Original publication: March 2016
Authors:  M-Five GmbH Mobility, Futures, Innovation, Economics: Wolfgang Schade, Werner Rothengatter, Simon Mader
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Background and aim
Connectivity and Accessibility of Transport Infrastructure in Central and Eastern European EU Member States

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This note provides an overview of connectivity and accessibility of transport infrastructure in the Central and Eastern European EU Member States (CEMS) – ‘from north to south’: Estonia, Latvia, Lithuania, Poland, the Czech Republic, Slovakia, Hungary, Slovenia, Croatia, Romania and Bulgaria. The note also highlights the major related issues and assesses the scope for improvements, including those related to the TEN-T policy and funding principles.

All CEMS are supported by TEN-T funds (CEF) and structural funds (ERDF and CF) with a view to improving their transport systems and connecting them better with the other Member States. Five of the new TEN-T ‘core network corridors’ (CNC) pass through them.


Three major gaps in connectivity have been identified by analysing the ‘work plans’ of the five ‘core network corridors’ concerned: (1) the missing North-South railway connection through the Baltic States and its linkage in Poland up to Warsaw with the EU railway network. (2) The triangle region between Poland, the Czech Republic and Slovakia suffers from gaps and bottlenecks, mainly in the rail network, but also in the case of a few road links. (3) The port of Koper suffers from insufficient hinterland connections by rail, leading inter alia to bottlenecks on the access roads. The work plans of the five CNCs report further bottlenecks.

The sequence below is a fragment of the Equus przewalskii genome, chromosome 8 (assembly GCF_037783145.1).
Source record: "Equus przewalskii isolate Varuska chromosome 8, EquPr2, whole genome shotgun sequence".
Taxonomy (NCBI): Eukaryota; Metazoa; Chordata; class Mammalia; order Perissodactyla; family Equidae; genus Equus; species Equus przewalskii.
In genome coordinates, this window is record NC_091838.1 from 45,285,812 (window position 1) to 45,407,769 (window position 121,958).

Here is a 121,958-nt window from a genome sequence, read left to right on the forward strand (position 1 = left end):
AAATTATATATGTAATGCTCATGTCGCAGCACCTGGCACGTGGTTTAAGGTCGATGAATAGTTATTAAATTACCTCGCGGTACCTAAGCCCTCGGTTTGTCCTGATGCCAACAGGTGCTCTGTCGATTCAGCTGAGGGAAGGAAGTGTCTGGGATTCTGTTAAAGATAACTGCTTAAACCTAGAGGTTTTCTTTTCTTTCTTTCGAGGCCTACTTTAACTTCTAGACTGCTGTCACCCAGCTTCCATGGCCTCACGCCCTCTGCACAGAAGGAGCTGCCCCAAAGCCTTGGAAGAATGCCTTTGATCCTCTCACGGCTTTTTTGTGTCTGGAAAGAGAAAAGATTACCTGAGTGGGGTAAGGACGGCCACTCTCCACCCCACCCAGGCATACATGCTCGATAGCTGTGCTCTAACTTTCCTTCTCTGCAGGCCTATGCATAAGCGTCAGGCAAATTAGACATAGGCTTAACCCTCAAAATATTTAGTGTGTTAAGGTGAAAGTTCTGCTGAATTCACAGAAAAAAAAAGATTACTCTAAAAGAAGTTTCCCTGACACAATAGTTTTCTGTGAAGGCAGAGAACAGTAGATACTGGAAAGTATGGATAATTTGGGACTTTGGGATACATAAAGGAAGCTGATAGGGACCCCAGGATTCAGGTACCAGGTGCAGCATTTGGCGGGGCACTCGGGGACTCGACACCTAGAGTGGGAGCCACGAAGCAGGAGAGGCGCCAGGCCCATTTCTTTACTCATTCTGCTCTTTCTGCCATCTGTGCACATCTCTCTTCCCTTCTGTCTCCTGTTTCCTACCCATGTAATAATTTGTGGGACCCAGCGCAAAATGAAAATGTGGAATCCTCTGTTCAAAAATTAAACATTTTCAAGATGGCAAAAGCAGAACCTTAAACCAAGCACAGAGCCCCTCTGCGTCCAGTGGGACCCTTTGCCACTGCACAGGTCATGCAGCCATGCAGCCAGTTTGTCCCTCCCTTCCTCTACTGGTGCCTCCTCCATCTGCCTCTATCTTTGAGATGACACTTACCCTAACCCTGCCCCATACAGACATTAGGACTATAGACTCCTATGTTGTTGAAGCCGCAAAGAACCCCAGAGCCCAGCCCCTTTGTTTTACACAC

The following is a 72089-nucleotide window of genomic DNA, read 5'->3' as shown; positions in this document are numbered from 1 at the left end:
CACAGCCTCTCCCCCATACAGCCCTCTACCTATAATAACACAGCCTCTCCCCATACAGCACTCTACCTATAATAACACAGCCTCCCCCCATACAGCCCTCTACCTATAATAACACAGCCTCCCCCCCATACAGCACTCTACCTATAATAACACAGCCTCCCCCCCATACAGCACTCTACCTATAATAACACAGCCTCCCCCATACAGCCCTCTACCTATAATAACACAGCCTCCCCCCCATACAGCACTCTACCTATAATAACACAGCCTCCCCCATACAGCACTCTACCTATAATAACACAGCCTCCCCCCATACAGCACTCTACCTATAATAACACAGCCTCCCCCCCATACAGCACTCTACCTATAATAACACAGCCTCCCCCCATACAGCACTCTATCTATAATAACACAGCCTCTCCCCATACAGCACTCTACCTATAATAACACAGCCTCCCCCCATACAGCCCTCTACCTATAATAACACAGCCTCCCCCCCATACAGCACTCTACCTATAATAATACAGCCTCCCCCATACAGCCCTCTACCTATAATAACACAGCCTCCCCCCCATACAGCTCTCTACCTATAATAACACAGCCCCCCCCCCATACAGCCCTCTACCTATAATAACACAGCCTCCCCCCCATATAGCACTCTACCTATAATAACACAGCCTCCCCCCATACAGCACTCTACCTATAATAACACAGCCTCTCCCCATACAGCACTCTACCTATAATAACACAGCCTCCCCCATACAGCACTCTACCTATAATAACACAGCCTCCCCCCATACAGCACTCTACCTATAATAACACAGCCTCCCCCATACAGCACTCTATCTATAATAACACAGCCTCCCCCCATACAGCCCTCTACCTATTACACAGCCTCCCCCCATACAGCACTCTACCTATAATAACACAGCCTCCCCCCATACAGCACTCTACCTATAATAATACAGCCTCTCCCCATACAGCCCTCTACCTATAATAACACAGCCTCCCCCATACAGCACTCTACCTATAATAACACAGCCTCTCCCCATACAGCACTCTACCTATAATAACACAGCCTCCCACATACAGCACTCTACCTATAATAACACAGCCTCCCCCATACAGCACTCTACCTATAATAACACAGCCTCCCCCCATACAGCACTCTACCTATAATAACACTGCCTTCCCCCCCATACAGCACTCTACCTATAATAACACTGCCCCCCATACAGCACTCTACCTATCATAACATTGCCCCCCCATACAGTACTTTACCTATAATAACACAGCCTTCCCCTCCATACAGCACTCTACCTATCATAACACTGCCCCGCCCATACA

Gaps and bottlenecks can also be identified by analysing long-distance travel times in CEMS and comparing them with travel times in the EU-15 Member States: on major connections, rail travel times in the EU-15 are twice to four times as fast as in the CEMS. In addition, using passenger rail transport for such major connections in the EU-15 is significantly faster than road transport, while in the CEMS the opposite is frequently true.

In terms of changes to the TEN-T guidelines two issues have been observed: (1) given the improved relationships with the Western Balkan countries consideration should be given to modifying the alignment of the Orient-East Med CNC to pass along a 300-km shorter route via Belgrade, connecting Greece with Hungary and Austria. (2) There should be an assessment of whether in Bulgaria and Romania there are ‘duly justified cases’ of sections for which it would be sufficient to implement them at lower standards than required by the TEN-T guidelines.

Areas with particularly weak accessibility have been identified in the Baltic States, in Northern Poland and to a lesser degree also in Eastern Poland, in the most eastern regions of Slovakia and Hungary, and in most of Bulgaria and Romania. If CEF co-funding is not applicable to such regions, the use of structural funds should be considered with a view to improving regional accessibility.

Link to the full study: http://bit.ly/573_419

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